A Voice From The Factories” - I: ‘When fallen man from Paradise was driven, / Forth to a world of labour, death, and care; / Still, of his native Eden, bounteous Heaven / Resolved one brief memorial to spare, / And gave his offspring an imperfect share / Of that lost happiness, amid decay; / Making their first approach to life seem fair, / And giving, for the Eden past away, / CHILDHOOD, the weary life’s long happy holyday. […] V: Now watch! a joyless and distorted smile / Its innocent lips assume; (the dancer’s leer!) / Conquering its terror for a little while: / Then lets the TRUTH OF INFANCY appear, / And with a stare of numbed and childish fear / Looks sadly towards the audience come to gaze / On the unwonted skill which costs so dear, / While still the applauding crowd, with pleased amaze, / Ring through its dizzy ears unwelcome shouts of praise. VI: What is it makes us feel relieved to see / That hapless little dancer reach the ground; / With its whole spirit’s elasticity / Thrown into one glad, safe, triumphant bound? / Why are we sad, when, as it gazes round / At that wide sea of paint, and gauze, and plumes, / (Once more awake to sense, and sight, and sound,) / The nature of its age it re-assumes, / And one spontaneous smile at length its face illumes? IX: Ever a toiling child doth make us sad: ‘T is an unnatural and mournful sight, / Because we feel their smiles should be so glad, / Because we know their eyes should be so bright. / What is it, then, when, tasked beyond their might, / They labour all day long for others’ gain,— / Nay, trespass on the still and pleasant night, / While uncompleted hours of toil remain? / Poor little FACTORY SLAVES—for You these lines complain! XVI: / Yet in the British Senate men rise up, / (The freeborn and the fathers of our land!) / And while these drink the dregs of Sorrow’s cup, / Deny the sufferings of the pining band. / With nice-drawn calculations at command, / They prove—rebut—explain—and reason long; / Proud of each shallow argument they stand, / And prostitute their utmost powers of tongue / Feebly to justify this great and glaring wrong. […; &c.; for full text see attached.]

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    The Lady of La Garaye (1866 Edn.): ‘Ruins! How we loved them then! / How we loved the haunted glen / Which grey towers overlook, / Mirrored in the glassy brook. / How we dreamed, - and how we guessed, / Looking up, with earnest glances, / Where the black crow built its nest, / And we built our wild romances; / Tracing in the crumbled dwelling / Bygone tales of no one’s telling!’ (See digital text at Univ. of Pennsylvania, “Celebration of Women” [link].)

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    References
    Arthur Quiller Couch, ed., Oxford Book of English Verse, 1250-1918 (new ed. 1929), item 694. BIBL, rep., Norton, A Voice from the Factories, 1836 [Revolution and Romanticism 1789-1834] (Spelsbury: Woodstock Bks. 1994), 40pp.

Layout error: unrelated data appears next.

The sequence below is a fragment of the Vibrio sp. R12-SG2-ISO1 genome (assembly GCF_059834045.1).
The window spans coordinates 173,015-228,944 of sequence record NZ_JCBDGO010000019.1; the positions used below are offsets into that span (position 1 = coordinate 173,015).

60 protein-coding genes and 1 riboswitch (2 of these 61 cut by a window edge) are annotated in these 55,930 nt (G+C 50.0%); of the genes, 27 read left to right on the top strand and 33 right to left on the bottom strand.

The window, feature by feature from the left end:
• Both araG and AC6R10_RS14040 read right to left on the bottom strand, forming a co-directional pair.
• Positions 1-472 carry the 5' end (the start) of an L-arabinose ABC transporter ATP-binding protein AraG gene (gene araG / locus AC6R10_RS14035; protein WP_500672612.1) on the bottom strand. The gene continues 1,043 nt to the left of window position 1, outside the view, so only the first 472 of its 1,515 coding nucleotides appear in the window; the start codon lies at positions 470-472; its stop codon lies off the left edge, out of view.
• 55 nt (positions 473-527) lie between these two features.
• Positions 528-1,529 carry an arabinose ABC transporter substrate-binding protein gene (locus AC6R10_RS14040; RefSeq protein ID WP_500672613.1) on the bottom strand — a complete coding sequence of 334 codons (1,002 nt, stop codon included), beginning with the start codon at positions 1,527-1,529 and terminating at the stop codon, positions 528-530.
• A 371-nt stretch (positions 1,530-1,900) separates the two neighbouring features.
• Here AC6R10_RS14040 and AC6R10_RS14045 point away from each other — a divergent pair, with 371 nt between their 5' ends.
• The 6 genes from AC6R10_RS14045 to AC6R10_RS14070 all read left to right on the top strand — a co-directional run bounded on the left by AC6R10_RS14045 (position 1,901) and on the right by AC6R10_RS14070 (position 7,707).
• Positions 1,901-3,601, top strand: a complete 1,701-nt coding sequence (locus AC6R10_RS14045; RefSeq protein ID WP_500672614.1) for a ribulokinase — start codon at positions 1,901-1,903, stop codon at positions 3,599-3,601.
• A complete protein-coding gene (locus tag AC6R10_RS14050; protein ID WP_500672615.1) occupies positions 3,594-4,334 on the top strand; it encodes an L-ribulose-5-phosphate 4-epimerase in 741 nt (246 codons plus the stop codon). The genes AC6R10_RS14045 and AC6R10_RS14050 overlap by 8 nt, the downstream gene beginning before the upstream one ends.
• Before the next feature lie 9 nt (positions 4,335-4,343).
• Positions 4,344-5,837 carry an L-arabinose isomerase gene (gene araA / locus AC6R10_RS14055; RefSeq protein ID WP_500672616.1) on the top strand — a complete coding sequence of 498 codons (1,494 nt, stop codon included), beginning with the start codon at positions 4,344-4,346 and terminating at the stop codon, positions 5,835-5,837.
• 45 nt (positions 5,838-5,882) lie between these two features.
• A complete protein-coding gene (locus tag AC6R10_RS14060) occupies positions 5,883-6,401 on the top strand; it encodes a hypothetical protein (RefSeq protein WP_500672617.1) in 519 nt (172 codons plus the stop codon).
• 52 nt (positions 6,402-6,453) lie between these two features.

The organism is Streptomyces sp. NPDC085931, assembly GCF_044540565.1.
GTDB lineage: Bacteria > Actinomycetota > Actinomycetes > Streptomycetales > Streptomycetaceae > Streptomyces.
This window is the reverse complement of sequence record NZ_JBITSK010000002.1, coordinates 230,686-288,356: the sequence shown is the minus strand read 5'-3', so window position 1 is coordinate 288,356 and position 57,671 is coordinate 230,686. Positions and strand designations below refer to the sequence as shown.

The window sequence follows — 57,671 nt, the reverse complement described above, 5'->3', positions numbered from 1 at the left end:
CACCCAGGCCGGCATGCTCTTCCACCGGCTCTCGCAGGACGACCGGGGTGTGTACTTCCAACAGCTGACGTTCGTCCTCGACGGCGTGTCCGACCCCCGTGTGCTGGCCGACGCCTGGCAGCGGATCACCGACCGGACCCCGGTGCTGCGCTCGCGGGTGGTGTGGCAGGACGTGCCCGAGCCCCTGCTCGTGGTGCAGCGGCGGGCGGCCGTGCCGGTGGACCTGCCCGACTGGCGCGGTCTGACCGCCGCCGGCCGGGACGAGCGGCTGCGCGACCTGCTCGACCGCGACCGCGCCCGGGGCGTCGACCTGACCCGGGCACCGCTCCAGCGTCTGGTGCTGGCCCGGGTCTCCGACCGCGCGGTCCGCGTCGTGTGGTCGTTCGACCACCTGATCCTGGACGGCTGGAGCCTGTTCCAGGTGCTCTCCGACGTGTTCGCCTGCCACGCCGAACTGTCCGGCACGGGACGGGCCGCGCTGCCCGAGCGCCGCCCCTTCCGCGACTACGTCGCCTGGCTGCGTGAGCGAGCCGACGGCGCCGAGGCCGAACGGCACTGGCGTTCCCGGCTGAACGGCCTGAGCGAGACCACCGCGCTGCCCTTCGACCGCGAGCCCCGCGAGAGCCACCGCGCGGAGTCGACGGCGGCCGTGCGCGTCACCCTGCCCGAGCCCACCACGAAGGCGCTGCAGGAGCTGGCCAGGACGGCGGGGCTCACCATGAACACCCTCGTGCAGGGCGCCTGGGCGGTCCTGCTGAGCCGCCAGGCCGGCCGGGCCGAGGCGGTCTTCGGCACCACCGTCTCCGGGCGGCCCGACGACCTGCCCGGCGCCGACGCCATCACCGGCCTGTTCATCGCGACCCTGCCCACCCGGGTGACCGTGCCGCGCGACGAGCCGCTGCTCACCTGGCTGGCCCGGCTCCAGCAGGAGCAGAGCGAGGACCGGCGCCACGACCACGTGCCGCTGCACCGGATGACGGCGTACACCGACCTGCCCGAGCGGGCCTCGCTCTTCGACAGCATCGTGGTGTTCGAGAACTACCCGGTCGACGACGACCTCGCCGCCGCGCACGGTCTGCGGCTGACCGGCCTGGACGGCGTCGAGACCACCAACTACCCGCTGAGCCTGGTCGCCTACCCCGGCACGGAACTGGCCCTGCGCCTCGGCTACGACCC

D. J. O’Donoghue, Poets of Ireland (Dublin: Hodges Figgis 1912), lists The Sorrows of Rosalie, poems (anon. 1829); Poems (Boston 1833); The Martyr, trag. (1849); A Voice from Factories, verse (Lon 1836); Home Thoughts and Home Scenes (anon. 1865); first husband died in 1869 and she remarried to Stirling-Maxwell.

    Charles Read, ed., A Cabinet of Irish Literature (3 vols., 1876-78), lists Sorrows of Rosalie (1829); Undying One, poem (1830); The Child of the Islands; Stuart of Dunleath; Lost and Saved; Old Sir Douglas; Martyr. La Guraye is a poem, not a novel as DIW says. DIL has a fuller biographical source than the others. Justin McCarthy, Irish Lit., gives ‘Arab’s Farewell’, ‘I do not love thee’, and three others.

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    John Sutherland, The Longman Companion to Victorian Fiction (Longmans 1988; rep. 1989), lists The Sorrows of Rosalie (1829); author publicised as female Byron; the episode of her husband’s divorce suit against Lord Melbourne may have inspired Dickens’s Bardell v. Pickwick; social problems poetry followed (A Voice from the Factories, and The Child of the Islands); struggle for custody of children; Stuart of Dunleath, subtitle, ‘A Story of Modern Times,’ autobiographical, and reviewed by Athenaeum in these terms, ‘a tale of trial accumulated upon one poor woman’s head more melancholy than this novel is not within our recollection’; her husband even sought her copyrights as his property. [BL 4]. Note separate entry under Diana of the Crossways, Meredith (1885), Diana Antonia Merion, vivacious Irish orphan, m. Augustus Warwick, retired barrister, separates on groundless suspicion of affair with political grandee; unsuccessful legal action against her; she later engages with a rising young politician, Sir Percy Dacier, and finally united with her admirer Thomas Redworth who has bailed her out in trouble; remarks, ‘the novel is notable for its spirited depiction of female sexual adventurism […] based, as many contemporary readers immediately appreciated, on Caroline Norton […] enjoyed considerable success.’